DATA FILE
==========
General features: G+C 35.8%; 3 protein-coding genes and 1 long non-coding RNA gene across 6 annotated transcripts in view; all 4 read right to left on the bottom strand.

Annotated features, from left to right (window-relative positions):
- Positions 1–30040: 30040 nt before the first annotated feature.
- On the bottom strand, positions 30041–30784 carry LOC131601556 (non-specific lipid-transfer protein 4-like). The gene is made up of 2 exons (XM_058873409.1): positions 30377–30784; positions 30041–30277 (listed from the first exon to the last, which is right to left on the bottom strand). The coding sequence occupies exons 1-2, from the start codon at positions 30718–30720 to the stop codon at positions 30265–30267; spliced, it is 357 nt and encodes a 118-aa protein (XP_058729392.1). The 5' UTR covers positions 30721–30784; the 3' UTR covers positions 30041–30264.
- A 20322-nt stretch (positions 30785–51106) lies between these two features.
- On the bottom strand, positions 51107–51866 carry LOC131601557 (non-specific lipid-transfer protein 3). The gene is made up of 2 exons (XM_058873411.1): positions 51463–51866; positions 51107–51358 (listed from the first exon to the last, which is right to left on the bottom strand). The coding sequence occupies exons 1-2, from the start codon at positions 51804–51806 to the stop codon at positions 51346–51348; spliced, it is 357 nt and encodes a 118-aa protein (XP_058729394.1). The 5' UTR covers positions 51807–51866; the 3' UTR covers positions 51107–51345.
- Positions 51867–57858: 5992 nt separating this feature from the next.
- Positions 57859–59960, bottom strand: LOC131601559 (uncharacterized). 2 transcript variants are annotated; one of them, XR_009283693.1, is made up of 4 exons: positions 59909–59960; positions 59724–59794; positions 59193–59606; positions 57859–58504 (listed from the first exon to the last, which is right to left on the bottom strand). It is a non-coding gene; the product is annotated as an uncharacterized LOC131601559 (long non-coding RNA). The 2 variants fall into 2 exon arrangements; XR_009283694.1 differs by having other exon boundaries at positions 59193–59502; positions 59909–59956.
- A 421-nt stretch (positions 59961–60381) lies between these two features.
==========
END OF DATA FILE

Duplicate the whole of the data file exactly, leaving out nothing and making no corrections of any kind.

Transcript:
General features: G+C 35.8%; 3 protein-coding genes and 1 long non-coding RNA gene across 6 annotated transcripts in view; all 4 read right to left on the bottom strand.

Annotated features, from left to right (window-relative positions):
- Positions 1–30040: 30040 nt before the first annotated feature.
- On the bottom strand, positions 30041–30784 carry LOC131601556 (non-specific lipid-transfer protein 4-like). The gene is made up of 2 exons (XM_058873409.1): positions 30377–30784; positions 30041–30277 (listed from the first exon to the last, which is right to left on the bottom strand). The coding sequence occupies exons 1-2, from the start codon at positions 30718–30720 to the stop codon at positions 30265–30267; spliced, it is 357 nt and encodes a 118-aa protein (XP_058729392.1). The 5' UTR covers positions 30721–30784; the 3' UTR covers positions 30041–30264.
- A 20322-nt stretch (positions 30785–51106) lies between these two features.
- On the bottom strand, positions 51107–51866 carry LOC131601557 (non-specific lipid-transfer protein 3). The gene is made up of 2 exons (XM_058873411.1): positions 51463–51866; positions 51107–51358 (listed from the first exon to the last, which is right to left on the bottom strand). The coding sequence occupies exons 1-2, from the start codon at positions 51804–51806 to the stop codon at positions 51346–51348; spliced, it is 357 nt and encodes a 118-aa protein (XP_058729394.1). The 5' UTR covers positions 51807–51866; the 3' UTR covers positions 51107–51345.
- Positions 51867–57858: 5992 nt separating this feature from the next.
- Positions 57859–59960, bottom strand: LOC131601559 (uncharacterized). 2 transcript variants are annotated; one of them, XR_009283693.1, is made up of 4 exons: positions 59909–59960; positions 59724–59794; positions 59193–59606; positions 57859–58504 (listed from the first exon to the last, which is right to left on the bottom strand). It is a non-coding gene; the product is annotated as an uncharacterized LOC131601559 (long non-coding RNA). The 2 variants fall into 2 exon arrangements; XR_009283694.1 differs by having other exon boundaries at positions 59193–59502; positions 59909–59956.
- A 421-nt stretch (positions 59961–60381) lies between these two features.